The Student News Site of Central Oregon Community College

The Broadside

The Student News Site of Central Oregon Community College

The Broadside

The Student News Site of Central Oregon Community College

The Broadside

Opinion: Deschutes County Commissioners should authorize C-PACE for college student’s sake

Solar panels on the roof of a building (Art by Miina McCown/The Broadside)

Ellie Ocel/The Broadside

Deschutes County Commissioners are considering whether to approve a policy that finances clean energy improvements for developers and commercial property owners. This policy, called Commercial Property Assessed Clean Energy, or C-PACE, is more impactful for college students than it may seem. 

C-PACE allows for owners of multifamily housing to finance renewable energy, water conservation, energy efficiency and other sustainable features. C-PACE has been used across the country for student housing, multifamily housing and low income housing. As a student at COCC, I urge the Deschutes County Commissioners to authorize C-PACE. College students need access to environmentally friendly housing options, and C-PACE gives building owners a way to invest in these developments while reducing utility costs.

Central Oregon is already lacking in housing options for college students. If C-PACE was authorized in Deschutes County, owners of housing with five or more family units could finance solar panels, electric vehicle charging stations, gray water systems and other efficiency solutions. This means that there would be a wider variety of environmentally conscious housing available to students.

In a time when winter storms and summer heat waves are becoming more extreme and variable, student housing needs efficient heating, ventilation, and air conditioning systems, which can be financed through C-PACE.

The high desert is dry, especially in the summer, so it is important for housing to have energy and water conservation measures. Students and landlords share the savings on utilities from those conservation measures, which can be enacted using C-PACE.

C-PACE is already enabled in Oregon, and all that is needed is authorization by the Deschutes County Commissioners. If it was authorized, owners of multifamily housing could use it to make clean energy developments that college students desire. Green improvements are in high demand and make housing more attractive, so business owners can draw in more business by meeting that demand.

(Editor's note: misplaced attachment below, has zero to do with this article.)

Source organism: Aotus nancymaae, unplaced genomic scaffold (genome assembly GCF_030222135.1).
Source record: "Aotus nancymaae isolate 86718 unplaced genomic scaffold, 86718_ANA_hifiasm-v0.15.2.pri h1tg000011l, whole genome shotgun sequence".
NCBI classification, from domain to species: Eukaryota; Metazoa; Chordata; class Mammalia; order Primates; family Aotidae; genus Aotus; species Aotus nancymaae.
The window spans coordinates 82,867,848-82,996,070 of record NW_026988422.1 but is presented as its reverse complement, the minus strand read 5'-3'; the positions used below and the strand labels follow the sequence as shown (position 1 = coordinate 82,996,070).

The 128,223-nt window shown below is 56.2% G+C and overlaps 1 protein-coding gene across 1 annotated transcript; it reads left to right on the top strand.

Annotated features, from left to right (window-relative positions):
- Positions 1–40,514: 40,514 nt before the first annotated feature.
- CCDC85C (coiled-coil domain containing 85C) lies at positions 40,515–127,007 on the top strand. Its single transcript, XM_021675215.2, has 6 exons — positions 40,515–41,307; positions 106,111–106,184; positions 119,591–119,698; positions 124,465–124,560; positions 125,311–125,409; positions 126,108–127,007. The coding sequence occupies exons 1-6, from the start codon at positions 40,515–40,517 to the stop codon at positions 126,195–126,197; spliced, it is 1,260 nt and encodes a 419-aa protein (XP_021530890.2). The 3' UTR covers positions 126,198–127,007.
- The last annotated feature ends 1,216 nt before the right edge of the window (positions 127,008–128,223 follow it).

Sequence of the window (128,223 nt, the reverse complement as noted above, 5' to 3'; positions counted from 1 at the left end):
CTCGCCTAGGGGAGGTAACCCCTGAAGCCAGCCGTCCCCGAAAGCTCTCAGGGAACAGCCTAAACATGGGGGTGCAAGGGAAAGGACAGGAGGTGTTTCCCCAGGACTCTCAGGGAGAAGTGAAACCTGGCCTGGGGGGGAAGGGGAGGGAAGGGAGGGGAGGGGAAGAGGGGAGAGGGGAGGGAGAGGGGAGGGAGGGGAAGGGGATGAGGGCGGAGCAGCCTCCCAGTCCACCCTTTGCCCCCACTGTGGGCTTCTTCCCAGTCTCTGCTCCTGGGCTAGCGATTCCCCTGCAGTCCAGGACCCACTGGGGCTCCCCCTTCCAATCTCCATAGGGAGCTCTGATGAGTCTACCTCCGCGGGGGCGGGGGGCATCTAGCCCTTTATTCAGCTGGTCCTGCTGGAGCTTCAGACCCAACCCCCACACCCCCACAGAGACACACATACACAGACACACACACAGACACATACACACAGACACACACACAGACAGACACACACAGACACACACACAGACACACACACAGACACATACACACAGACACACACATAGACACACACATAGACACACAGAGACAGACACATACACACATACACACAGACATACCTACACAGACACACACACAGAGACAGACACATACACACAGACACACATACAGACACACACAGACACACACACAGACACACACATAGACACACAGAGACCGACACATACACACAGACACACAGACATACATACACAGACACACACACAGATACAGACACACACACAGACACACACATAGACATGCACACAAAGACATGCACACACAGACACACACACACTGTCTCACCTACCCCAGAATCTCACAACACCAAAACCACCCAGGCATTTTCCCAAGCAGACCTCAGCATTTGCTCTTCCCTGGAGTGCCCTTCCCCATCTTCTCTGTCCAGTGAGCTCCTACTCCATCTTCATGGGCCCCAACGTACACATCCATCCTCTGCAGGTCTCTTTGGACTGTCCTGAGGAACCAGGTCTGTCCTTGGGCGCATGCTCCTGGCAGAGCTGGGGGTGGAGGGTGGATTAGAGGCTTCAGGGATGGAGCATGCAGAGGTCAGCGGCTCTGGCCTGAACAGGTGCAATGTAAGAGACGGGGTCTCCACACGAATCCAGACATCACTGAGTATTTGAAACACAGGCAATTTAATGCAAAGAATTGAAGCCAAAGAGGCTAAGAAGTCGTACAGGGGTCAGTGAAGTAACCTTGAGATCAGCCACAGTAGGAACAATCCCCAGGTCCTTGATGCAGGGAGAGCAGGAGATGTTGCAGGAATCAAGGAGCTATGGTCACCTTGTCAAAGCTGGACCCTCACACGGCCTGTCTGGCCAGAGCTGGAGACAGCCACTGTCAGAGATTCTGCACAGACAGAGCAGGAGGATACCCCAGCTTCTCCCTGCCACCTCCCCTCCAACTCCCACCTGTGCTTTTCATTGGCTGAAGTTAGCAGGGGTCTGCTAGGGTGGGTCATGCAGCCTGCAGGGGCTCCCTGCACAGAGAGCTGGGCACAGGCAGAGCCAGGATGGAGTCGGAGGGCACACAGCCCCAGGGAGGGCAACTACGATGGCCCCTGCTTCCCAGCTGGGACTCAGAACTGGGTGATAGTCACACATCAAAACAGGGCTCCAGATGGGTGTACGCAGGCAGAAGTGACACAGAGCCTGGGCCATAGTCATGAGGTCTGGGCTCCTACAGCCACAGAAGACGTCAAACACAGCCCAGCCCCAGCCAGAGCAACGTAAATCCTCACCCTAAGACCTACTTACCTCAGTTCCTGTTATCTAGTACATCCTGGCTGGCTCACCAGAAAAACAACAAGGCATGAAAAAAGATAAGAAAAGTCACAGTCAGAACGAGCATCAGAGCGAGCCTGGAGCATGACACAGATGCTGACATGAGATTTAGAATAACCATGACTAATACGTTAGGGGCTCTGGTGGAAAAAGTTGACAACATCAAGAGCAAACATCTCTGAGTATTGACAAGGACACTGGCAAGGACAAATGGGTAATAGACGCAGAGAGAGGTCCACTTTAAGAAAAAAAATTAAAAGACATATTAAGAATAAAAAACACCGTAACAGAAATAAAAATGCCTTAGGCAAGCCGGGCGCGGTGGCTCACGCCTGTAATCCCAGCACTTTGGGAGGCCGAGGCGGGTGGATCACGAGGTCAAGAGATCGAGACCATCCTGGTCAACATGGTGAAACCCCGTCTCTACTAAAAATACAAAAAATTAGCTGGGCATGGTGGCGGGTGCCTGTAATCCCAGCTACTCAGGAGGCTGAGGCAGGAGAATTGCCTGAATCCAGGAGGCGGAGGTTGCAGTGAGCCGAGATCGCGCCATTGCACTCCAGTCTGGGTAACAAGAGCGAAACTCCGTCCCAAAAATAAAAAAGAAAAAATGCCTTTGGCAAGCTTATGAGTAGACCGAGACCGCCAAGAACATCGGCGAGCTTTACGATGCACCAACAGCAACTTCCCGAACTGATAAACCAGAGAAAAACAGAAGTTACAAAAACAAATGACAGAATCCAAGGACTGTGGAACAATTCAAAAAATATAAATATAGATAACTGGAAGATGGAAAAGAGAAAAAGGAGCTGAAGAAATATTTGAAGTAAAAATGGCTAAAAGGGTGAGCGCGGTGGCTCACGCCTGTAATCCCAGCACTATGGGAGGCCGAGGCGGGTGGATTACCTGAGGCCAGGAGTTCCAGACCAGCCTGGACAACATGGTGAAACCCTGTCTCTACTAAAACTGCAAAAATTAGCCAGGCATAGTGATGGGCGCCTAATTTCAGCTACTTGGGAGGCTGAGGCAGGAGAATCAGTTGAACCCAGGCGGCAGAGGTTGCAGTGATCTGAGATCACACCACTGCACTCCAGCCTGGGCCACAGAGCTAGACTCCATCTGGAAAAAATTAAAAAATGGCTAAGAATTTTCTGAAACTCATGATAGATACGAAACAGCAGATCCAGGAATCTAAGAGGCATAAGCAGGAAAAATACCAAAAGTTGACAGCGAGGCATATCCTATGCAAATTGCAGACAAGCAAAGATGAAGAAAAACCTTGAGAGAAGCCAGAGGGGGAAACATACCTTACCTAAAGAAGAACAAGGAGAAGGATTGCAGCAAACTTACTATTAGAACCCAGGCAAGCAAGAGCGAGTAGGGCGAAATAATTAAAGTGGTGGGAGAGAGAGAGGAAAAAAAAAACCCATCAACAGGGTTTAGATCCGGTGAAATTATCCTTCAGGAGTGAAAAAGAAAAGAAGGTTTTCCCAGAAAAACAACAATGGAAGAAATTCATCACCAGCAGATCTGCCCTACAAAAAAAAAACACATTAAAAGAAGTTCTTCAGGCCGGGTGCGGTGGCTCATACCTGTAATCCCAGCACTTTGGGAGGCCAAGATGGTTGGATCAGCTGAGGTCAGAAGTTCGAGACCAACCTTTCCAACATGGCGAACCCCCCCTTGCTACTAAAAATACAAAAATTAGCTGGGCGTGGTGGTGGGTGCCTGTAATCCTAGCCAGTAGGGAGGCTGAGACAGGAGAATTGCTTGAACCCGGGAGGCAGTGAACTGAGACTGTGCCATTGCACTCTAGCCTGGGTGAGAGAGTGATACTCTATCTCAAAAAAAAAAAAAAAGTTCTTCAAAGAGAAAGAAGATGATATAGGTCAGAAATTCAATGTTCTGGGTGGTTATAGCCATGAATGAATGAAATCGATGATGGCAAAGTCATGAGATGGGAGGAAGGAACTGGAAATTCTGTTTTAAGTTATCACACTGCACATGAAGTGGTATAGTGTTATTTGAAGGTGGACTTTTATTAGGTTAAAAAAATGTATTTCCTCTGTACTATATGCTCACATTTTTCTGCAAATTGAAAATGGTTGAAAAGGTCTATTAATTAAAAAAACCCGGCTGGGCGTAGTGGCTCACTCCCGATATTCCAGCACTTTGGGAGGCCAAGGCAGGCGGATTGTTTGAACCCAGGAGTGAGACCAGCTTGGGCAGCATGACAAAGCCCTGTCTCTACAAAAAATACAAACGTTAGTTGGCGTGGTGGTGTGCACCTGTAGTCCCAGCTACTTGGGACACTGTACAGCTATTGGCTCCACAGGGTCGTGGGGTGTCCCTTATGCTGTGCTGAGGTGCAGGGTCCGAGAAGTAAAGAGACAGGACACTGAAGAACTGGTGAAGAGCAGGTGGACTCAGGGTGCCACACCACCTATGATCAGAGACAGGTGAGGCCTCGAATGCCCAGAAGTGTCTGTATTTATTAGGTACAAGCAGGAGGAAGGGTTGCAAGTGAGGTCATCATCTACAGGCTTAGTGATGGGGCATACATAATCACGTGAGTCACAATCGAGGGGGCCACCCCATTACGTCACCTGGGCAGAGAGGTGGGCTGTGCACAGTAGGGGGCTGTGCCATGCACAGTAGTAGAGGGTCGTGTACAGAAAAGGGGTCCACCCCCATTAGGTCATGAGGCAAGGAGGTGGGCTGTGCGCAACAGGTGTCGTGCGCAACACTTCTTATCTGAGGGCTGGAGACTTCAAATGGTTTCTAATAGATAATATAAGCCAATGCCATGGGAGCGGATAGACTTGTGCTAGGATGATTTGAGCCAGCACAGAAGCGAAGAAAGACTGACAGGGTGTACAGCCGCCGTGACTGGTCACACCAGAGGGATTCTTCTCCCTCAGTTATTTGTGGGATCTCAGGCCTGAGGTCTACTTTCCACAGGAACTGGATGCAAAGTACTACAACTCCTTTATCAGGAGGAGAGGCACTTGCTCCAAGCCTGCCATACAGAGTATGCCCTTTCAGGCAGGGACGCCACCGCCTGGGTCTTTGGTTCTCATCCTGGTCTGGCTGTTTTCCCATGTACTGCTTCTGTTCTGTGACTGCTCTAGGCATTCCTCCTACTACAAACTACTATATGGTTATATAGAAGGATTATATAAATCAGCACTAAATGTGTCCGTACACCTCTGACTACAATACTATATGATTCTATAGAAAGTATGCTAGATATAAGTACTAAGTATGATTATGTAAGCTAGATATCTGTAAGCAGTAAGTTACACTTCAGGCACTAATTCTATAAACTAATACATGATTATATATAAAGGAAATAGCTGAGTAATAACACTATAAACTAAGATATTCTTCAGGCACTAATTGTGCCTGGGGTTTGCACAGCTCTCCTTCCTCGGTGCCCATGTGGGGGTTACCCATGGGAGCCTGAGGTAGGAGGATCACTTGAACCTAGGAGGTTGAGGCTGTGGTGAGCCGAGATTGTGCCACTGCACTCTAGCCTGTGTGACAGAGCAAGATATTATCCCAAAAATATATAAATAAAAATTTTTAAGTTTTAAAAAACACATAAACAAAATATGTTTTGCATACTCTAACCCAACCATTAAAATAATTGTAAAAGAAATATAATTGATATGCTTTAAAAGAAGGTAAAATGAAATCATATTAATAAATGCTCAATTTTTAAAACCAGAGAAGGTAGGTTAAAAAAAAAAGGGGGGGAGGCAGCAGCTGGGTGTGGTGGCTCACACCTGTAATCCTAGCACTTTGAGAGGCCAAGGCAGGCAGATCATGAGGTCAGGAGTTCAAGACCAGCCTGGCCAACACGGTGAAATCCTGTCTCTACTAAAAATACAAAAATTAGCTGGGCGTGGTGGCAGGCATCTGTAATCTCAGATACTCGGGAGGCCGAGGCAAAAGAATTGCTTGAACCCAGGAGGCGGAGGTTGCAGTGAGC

COCC student Maiya Hill would rather live in a dorm or apartment with clean energy developments than one without. She thinks sustainable housing is important, and individuals need more access to that housing.

COCC student Ethan Bennett agreed. He said that if he had the opportunity to live in sustainable housing, he would take it. 

College students want access to sustainable housing, and C-PACE is an excellent option to achieve that sustainability in a way that also benefits business owners. Property owners can draw in more customers with their sustainable housing and improve their bottom-line regardless of who pays utilities. 

Green developments in student housing across the nation have been financed through C-PACE. For example, the NOCA Lofts affiliated with Michigan State University give college students a much needed opportunity for sustainable housing. This property has Energy Star windows, a type of window that promotes energy efficiency; insulation; LED lighting; and water conservation measures built into it. Each conservation measure saves water, electricity, and money.

If commercial buildings adopt sustainable features using C-PACE, the causes of extreme weather and climate change can be reduced. According to Lean and Green Michigan, the NOCA Lofts are expected to save 52 million gallons of water and replace 13,500,000 kwh of traditional electricity. Those changes should eliminate 9.5 metric tons of CO2 from the atmosphere. 

C-PACE benefits college students because of the sustainable housing it can finance; the Deschutes County Commissioners need to authorize it so students can have access to green affordable housing.

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